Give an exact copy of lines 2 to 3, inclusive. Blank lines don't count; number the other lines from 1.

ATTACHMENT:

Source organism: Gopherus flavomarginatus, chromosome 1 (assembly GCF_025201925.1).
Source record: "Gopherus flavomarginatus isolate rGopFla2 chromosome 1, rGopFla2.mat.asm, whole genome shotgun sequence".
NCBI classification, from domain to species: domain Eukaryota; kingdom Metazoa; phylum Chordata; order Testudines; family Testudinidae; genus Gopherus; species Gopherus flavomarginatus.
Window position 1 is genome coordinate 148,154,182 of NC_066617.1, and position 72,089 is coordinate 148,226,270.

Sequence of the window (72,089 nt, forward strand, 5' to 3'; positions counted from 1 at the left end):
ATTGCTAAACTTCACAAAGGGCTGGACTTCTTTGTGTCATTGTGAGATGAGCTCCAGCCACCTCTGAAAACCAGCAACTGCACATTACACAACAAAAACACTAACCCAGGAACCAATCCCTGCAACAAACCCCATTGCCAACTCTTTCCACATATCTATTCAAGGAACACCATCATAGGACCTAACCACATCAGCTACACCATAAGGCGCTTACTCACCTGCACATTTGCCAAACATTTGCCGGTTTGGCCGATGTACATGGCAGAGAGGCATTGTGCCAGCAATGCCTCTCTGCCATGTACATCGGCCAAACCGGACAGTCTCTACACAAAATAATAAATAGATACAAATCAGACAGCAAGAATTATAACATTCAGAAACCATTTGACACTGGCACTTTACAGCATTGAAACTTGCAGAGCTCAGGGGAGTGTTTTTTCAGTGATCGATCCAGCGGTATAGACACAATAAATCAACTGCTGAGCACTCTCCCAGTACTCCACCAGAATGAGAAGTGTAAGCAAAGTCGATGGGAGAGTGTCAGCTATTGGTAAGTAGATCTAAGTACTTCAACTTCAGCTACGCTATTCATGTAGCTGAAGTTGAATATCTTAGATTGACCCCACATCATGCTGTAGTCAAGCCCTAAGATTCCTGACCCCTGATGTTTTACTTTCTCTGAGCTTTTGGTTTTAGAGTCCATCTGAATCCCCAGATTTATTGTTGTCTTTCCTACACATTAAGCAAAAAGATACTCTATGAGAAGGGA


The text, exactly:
Source record: "Gopherus flavomarginatus isolate rGopFla2 chromosome 1, rGopFla2.mat.asm, whole genome shotgun sequence".
NCBI classification, from domain to species: domain Eukaryota; kingdom Metazoa; phylum Chordata; order Testudines; family Testudinidae; genus Gopherus; species Gopherus flavomarginatus.